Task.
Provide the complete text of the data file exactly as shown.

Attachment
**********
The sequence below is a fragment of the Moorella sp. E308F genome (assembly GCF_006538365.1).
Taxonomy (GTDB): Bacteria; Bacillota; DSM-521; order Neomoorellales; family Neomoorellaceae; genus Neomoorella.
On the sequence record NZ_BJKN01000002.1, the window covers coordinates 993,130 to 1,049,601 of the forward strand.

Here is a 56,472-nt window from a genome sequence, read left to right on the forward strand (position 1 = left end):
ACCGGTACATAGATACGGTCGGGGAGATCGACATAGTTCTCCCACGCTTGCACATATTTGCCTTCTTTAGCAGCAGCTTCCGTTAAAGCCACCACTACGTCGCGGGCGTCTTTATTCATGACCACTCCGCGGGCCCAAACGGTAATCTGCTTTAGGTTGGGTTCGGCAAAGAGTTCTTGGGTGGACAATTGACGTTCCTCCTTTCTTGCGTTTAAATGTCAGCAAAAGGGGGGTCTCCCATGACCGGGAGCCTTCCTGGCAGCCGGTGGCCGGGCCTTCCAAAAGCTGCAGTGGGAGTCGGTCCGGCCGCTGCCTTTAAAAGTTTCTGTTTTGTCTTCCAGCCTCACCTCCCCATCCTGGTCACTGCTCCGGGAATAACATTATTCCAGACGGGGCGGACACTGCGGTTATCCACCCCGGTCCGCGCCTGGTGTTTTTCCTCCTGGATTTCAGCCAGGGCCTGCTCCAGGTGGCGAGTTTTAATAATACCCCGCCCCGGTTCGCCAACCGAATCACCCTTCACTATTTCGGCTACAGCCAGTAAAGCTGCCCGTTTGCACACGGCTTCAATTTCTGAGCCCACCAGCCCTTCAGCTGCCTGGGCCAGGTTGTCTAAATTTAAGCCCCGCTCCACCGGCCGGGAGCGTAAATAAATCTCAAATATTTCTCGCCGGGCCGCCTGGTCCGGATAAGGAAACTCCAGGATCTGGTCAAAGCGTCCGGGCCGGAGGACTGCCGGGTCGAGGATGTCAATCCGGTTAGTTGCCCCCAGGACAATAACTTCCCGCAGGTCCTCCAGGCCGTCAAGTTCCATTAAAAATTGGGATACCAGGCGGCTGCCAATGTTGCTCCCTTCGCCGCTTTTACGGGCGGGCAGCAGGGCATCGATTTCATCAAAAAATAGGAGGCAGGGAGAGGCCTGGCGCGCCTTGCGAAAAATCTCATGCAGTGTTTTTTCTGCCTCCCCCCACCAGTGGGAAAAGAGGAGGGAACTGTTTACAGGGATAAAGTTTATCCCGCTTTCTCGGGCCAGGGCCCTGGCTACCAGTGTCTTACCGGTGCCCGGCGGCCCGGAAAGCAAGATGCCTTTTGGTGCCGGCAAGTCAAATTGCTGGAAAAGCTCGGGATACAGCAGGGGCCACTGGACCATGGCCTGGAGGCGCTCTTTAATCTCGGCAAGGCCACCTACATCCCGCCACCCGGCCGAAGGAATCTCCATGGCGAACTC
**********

The sequence below is a fragment of the Moorella sp. E308F genome (assembly GCF_006538365.1).
Taxonomy (GTDB): Bacteria; Bacillota; DSM-521; order Neomoorellales; family Neomoorellaceae; genus Neomoorella.
On the sequence record NZ_BJKN01000002.1, the window covers coordinates 993,130 to 1,049,601 of the forward strand.

Here is a 56,472-nt window from a genome sequence, read left to right on the forward strand (position 1 = left end):
ACCGGTACATAGATACGGTCGGGGAGATCGACATAGTTCTCCCACGCTTGCACATATTTGCCTTCTTTAGCAGCAGCTTCCGTTAAAGCCACCACTACGTCGCGGGCGTCTTTATTCATGACCACTCCGCGGGCCCAAACGGTAATCTGCTTTAGGTTGGGTTCGGCAAAGAGTTCTTGGGTGGACAATTGACGTTCCTCCTTTCTTGCGTTTAAATGTCAGCAAAAGGGGGGTCTCCCATGACCGGGAGCCTTCCTGGCAGCCGGTGGCCGGGCCTTCCAAAAGCTGCAGTGGGAGTCGGTCCGGCCGCTGCCTTTAAAAGTTTCTGTTTTGTCTTCCAGCCTCACCTCCCCATCCTGGTCACTGCTCCGGGAATAACATTATTCCAGACGGGGCGGACACTGCGGTTATCCACCCCGGTCCGCGCCTGGTGTTTTTCCTCCTGGATTTCAGCCAGGGCCTGCTCCAGGTGGCGAGTTTTAATAATACCCCGCCCCGGTTCGCCAACCGAATCACCCTTCACTATTTCGGCTACAGCCAGTAAAGCTGCCCGTTTGCACACGGCTTCAATTTCTGAGCCCACCAGCCCTTCAGCTGCCTGGGCCAGGTTGTCTAAATTTAAGCCCCGCTCCACCGGCCGGGAGCGTAAATAAATCTCAAATATTTCTCGCCGGGCCGCCTGGTCCGGATAAGGAAACTCCAGGATCTGGTCAAAGCGTCCGGGCCGGAGGACTGCCGGGTCGAGGATGTCAATCCGGTTAGTTGCCCCCAGGACAATAACTTCCCGCAGGTCCTCCAGGCCGTCAAGTTCCATTAAAAATTGGGATACCAGGCGGCTGCCAATGTTGCTCCCTTCGCCGCTTTTACGGGCGGGCAGCAGGGCATCGATTTCATCAAAAAATAGGAGGCAGGGAGAGGCCTGGCGCGCCTTGCGAAAAATCTCATGCAGTGTTTTTTCTGCCTCCCCCCACCAGTGGGAAAAGAGGAGGGAACTGTTTACAGGGATAAAGTTTATCCCGCTTTCTCGGGCCAGGGCCCTGGCTACCAGTGTCTTACCGGTGCCCGGCGGCCCGGAAAGCAAGATGCCTTTTGGTGCCGGCAAGTCAAATTGCTGGAAAAGCTCGGGATACAGCAGGGGCCACTGGACCATGGCCTGGAGGCGCTCTTTAATCTCGGCAAGGCCACCTACATCCCGCCACCCGGCCGAAGGAATCTCCATGGCGAACTC